Saturday, March 31, 2012

Samba4 DNS sprint, day 5 summary

Another long and only partially successful day is behind me, and my allocated time for this sprint is over. I said "partially successful", because I did not manage to get GSS-TSIG working. This is mostly due to the fact that I don't understand how to hook it up to GENSEC/gss on the Samba side. The API is a bit confusing to the uninitiated. What I did get done was to get to a point where incoming TKEY messages are parsed and checked, and pretty much handled correctly. We currently bail out of there with a BADKEY error, pretending the client's key didn't work. If someone with a reasonable grasp of GENSEC would explain what I need to do there to get the GSSAPI blob from the client authenticated, I would expect GSS-TSIG is very, very close.

Because it's the end of the week let me take a look at the high and low points of this sprint over the week:

  • High point: On Tuesday morning, I finally got forwarding sorted out. Ever since Tuesday, all DNS requests on my dev machine were handled by my local samba server.
  • Low point: I wasted most of Tuesday trying to debug my HMAC-MD5 signing code. Debugging crypto is hard, because the only debug tool available is "stare at the code and think very hard". This might be the weapon of choice of the kernel community, but certainly not my preferred way of doing things.
  • High point: On Wednesday morning, I managed to fix signing of TSIG requests.
  • Low point: This got me work on TSIG some more instead of moving on to GSS-TSIG, and ultimately failed because signing of TSIG replies doesn't work correctly yet, another day wasted.
  • Low point: After reading up on TKEY and GSS-TSIG, I realized that I didn't really understand what I had to do in Samba to get this sorted out. This ended up being a major stumbling block, in fact I'm still stuck there.
  • High point: During my tries to find a useful test for TKEY, I set up a Win7 client for my domain, and after a tiny fix to get PTR records handled in the update code, that machine would correctly register forward and reverse zones (without crypto, but also without complaining), and was perfectly happy using samba's DNS service for it's needs.

So to sum up, forwarding turned out to be a neater feature than I initially expected it to be, and allows me to run samba as my main name server for the local network. On the negative side, all that fancy crypto stuff isn't working yet. I do feel that none of these is really far off anymore. Maybe another pair or two of eyes would help there. I've updated the Samba Wiki DNS page to reflect the current status.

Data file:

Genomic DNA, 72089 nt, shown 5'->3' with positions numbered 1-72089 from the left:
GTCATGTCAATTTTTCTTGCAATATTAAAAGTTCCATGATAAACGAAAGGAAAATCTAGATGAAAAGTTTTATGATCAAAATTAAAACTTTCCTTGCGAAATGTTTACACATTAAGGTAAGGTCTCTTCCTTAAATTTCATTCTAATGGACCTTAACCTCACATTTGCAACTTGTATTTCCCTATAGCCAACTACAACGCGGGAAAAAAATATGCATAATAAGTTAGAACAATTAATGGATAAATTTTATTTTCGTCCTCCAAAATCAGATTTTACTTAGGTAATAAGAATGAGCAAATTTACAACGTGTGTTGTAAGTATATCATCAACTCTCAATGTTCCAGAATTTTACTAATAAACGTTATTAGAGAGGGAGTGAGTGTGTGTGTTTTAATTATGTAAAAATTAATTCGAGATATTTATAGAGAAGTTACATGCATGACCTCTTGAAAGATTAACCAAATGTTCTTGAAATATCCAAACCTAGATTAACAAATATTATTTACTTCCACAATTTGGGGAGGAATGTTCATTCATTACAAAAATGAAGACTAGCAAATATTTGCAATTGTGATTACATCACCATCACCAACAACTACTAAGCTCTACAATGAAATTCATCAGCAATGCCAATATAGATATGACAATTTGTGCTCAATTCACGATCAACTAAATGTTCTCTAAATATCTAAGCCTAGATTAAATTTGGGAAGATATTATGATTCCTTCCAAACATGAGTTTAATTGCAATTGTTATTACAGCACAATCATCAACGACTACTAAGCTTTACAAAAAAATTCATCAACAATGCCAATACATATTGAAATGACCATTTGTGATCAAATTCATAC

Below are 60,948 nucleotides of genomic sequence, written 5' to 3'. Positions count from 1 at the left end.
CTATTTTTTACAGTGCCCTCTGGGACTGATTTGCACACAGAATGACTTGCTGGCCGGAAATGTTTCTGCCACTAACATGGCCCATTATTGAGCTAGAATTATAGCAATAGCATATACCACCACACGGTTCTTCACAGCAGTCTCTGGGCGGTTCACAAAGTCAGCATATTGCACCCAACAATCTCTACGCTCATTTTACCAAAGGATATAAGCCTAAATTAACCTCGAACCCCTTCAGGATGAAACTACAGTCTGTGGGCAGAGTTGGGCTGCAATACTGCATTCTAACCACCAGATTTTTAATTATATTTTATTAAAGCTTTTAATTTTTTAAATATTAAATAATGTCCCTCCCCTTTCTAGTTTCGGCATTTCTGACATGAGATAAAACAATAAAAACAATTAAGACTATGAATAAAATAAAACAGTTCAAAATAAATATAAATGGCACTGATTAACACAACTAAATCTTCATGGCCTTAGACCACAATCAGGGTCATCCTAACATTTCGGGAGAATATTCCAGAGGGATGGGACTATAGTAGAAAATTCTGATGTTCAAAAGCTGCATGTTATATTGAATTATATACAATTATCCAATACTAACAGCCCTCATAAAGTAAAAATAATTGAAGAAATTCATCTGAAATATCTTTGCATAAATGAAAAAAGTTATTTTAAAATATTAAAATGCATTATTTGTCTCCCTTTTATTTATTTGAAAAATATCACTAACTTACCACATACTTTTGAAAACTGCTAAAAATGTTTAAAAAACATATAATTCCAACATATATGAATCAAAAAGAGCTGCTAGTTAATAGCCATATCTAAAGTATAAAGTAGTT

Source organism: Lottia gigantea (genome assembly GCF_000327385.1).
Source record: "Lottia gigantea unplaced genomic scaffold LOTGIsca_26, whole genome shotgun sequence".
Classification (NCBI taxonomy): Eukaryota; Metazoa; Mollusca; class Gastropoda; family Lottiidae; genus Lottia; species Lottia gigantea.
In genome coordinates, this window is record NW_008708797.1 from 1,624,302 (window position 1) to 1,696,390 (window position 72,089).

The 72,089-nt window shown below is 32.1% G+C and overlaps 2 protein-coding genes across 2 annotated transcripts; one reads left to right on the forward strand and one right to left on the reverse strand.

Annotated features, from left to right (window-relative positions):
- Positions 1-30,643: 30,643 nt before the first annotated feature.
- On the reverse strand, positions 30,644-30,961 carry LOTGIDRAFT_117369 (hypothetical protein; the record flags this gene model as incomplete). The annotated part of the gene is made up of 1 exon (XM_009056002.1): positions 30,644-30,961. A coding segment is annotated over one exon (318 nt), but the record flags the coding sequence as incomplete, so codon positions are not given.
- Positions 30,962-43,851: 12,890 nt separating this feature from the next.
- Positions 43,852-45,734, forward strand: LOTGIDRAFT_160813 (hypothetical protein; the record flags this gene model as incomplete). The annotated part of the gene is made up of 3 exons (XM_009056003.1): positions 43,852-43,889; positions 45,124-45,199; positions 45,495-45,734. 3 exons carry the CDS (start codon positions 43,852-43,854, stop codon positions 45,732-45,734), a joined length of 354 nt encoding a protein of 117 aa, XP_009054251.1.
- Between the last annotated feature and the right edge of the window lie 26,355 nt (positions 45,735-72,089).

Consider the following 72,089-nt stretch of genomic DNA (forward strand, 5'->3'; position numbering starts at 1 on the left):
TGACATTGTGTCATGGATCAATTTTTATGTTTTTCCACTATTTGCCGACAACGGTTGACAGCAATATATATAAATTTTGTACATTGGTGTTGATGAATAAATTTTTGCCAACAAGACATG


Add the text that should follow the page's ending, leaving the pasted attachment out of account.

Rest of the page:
Friday, March 30, 2012

Samba DNS sprint, day 4 summary.

I'm still a but stuck with TKEY/TSIG, unfortunately. While looking at the GSS-TSIG implementation we have in libaddns, I realized that I could simplify my time handling. That ended up fixing my TSIG issues from yesterday. That is, I can now correctly generate the client/request side of a HMAC-MD5 TSIG. The server side still seems broken, at least I can't get dig to accept my reply signature, and if I query bind the server reply differs from what I would calculate fore it. Oh well.

I've looked at plain TKEY, but for now it doesn't really seem worth the effort. So I've decided to work on GSS-TSIG directly instead. I don't really know how to deal with the Gensec side of this, though, so it's a bit hard to keep the momentum going for this. I'm beginning to fear that I won't get this implemented this week. Not because any part of it was particularly hard, but because there's tons of little things that all take a couple of minutes. And of course sitting in front of the computer alone lone ranger style isn't the most fun way to develop software.

For tomorrow, I hope to get a bit more done than today. I'll be working on a little gss-tsig test utility based on libaddns that I can use to test my server implementation. That should at least allow me to figure out what's going on at specific steps. I still might need some help on the Gensec side.

Thursday, March 29, 2012

Samba DNS sprint, day 3 summary

Some progress on the TSIG front, but I'm stuck with the exact signing method for a packet. For some reason dig and I disagree on what the HMAC-MD5 of a specific query should be. The RFC is a bit vague, and the BIND code of that area seems to be in assembler. (Ok, it's C, but their coding conventions differ so much from ours that I probably have to spend a week getting my brain to adjust to that)